Every applicant in our job pools in the US has an undergraduate and graduate degree. Some have other advanced degrees, and certificates, and those are interesting — they tell us something about who the candidate is — but what I like more is evidence of success and skill. Library internships. Volunteer work and part time jobs in libraries. Do that stuff, and list it all in meaningful ways. And if your circumstances prevent you from doing more than getting the degree, tell me about those circumstances, too. Did you work at a book store? Describe it in library terms — were you assisting customers with reader’s advisory, or buying materials to suit the local population? Or maybe you built the schedule for the 23 part time employees at the store — tell us that, because, trust me, we know what kind of skill goes into doing a job like that. Have you worked in marketing? Teaching? Copyediting? Science lab assistant? Human resources? Graphic design? Accounting? Any customer service job?

Whatever it is that you’ve done in your life, spin it toward the skills you learned there and how you hope to bring them (along with your education, interest, and library experience) to the table as a new professional.

You are more than your degree — everyone has that — so tell me about you, and why we want to hire you. But remember: always be professional about it. I’m sure there’s a professionally appropriate way to write about any job… find it, and impress me.

 January 16, 2013  Posted by at 11:00 am program Tagged with: , ,  No Responses »
Jan 152013
 

Last year we asked for your curly questions for our keynotes, and we’re launching ourselves back into the build-up to NLS6 with their answers. We put your questions to Ruth Kneale, our wonderful keynote who wrote You Don’t Look Like a Librarian! based on her original blog started in 2002. Here’s what she had to say. You might just find yourselves with a raft more questions to ask her when you meet her in Brisbane in February 2013, as it is not long to go now.

What do you know about the LIS scene in Australia? What are you keen to find out?

Not very much, and what I do know is through the eyes of my friends who live here. I’d love to find out more about how special libraries are handled (I know there’s a chapter in SLA for the area but not much more – at least not yet!) and I’d love to learn more about how ALIA deals with a geographically dispersed membership.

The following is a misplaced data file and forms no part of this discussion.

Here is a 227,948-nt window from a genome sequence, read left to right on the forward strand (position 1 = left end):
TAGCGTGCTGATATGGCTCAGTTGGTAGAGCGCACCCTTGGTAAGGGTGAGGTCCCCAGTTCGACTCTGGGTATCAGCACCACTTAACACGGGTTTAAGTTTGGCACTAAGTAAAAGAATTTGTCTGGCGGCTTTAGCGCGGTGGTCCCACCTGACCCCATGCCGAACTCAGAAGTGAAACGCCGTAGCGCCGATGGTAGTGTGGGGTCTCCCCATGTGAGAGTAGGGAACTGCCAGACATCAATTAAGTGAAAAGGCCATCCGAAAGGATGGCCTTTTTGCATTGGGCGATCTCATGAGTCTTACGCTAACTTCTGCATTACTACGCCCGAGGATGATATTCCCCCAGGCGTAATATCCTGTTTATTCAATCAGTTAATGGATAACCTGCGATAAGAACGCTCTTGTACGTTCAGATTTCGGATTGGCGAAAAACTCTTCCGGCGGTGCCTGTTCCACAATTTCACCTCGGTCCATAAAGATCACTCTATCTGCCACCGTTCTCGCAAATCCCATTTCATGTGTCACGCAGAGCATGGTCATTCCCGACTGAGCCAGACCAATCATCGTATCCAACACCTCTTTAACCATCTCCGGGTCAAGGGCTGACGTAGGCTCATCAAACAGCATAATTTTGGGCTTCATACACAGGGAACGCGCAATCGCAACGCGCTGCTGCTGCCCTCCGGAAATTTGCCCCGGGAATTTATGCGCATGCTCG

Do you still get told that “you don’t look like a librarian”?

Oh, yeah. Recently (December 21st) at a postal service store, as a matter of fact. I was shipping a box of signed copies of my book out, and the guy behind the counter saw the label. He asked about it, I told him it was a book I had written, and he then said “can’t be – you don’t….hang on a second…” I had to laugh!

What is your favourite response to the statement “but you don’t look like a librarian”?

To be honest, I like to turn it around to the asker – “so what does a librarian look like, then?”  it often leads to a follow-on statement, “well, I didn’t know that!” It can really be a great lead-in to a conversation that changes that person’s perspective of libraries and librarians. (Educate and inform, I always say!)

What’s the one piece of advice you wish someone had given you as a student/new grad?

That library school would not teach you everything you need to know to be a good librarian.

What role have mentors played in your professional development?

My grad school adviser and mentor, Dr. Charley Seavey, convinced me to stay in grad school when I ran up against some philosophy classes that were difficult for me. He kept me grounded and sane throughout library school, letting me vent and discuss and learn in his office, and I am forever grateful to him for it. We’ve stayed in touch over the intervening years.

A couple of years after I graduated, I met someone who became my mentor within SLA, Stephen Abram. He encouraged me to get more involved with the association, and pursue my interest in the portrayal of librarians in popular culture. He also reminded me that it’s OK – even encouraged – to have fun at a conference!